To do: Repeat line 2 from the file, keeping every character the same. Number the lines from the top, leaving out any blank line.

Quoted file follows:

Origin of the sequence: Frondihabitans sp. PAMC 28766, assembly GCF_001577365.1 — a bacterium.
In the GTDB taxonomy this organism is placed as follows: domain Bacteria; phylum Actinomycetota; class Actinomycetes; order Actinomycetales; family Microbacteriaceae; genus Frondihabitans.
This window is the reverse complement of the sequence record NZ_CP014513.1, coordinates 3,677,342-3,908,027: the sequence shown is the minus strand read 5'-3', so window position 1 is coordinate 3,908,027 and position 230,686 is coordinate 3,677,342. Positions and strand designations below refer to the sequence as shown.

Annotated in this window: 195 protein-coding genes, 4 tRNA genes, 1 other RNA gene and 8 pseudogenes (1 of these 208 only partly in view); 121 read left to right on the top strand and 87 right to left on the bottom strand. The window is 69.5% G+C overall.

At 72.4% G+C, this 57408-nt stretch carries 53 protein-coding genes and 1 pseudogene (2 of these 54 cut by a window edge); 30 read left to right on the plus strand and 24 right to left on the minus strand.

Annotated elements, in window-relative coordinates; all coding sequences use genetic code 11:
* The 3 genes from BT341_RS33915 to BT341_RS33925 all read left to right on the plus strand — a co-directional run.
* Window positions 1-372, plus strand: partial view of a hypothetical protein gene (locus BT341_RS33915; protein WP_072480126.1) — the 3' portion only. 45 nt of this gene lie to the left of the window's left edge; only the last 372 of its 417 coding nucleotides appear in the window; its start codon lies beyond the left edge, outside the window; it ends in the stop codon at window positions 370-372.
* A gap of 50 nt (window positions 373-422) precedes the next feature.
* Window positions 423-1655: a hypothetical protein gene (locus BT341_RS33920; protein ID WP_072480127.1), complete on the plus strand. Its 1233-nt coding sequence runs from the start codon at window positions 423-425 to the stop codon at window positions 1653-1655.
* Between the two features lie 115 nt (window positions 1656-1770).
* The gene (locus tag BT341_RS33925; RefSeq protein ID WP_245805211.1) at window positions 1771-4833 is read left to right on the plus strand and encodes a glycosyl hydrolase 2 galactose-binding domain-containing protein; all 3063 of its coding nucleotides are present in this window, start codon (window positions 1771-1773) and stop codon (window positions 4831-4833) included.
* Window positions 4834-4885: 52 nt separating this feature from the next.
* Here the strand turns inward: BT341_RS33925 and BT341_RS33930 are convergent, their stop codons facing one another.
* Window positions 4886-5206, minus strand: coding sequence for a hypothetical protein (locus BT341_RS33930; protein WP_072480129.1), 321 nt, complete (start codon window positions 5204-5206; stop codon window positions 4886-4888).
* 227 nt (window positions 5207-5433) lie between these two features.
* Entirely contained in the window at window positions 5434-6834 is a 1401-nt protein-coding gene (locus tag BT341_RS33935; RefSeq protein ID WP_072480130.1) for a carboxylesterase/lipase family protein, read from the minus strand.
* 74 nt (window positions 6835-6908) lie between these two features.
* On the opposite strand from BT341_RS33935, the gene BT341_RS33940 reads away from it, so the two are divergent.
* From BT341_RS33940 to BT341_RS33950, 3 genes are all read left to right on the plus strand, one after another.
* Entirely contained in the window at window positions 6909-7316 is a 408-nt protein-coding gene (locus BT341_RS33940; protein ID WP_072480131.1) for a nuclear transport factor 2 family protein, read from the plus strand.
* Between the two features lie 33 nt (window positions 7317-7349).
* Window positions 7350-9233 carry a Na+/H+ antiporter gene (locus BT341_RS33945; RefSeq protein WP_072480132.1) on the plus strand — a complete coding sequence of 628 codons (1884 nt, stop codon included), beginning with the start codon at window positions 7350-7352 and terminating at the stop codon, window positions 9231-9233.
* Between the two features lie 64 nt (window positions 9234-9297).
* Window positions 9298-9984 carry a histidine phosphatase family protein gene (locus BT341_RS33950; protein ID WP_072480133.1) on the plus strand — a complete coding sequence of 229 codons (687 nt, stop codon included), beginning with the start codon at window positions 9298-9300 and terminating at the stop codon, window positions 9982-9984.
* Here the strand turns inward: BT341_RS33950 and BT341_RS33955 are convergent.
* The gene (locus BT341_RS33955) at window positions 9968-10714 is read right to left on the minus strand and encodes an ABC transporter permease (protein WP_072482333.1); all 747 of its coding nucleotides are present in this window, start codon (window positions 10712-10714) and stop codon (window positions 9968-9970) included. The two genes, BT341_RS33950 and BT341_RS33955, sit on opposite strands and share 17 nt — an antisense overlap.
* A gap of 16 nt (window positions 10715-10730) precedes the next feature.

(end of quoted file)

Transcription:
In the GTDB taxonomy this organism is placed as follows: domain Bacteria; phylum Actinomycetota; class Actinomycetes; order Actinomycetales; family Microbacteriaceae; genus Frondihabitans.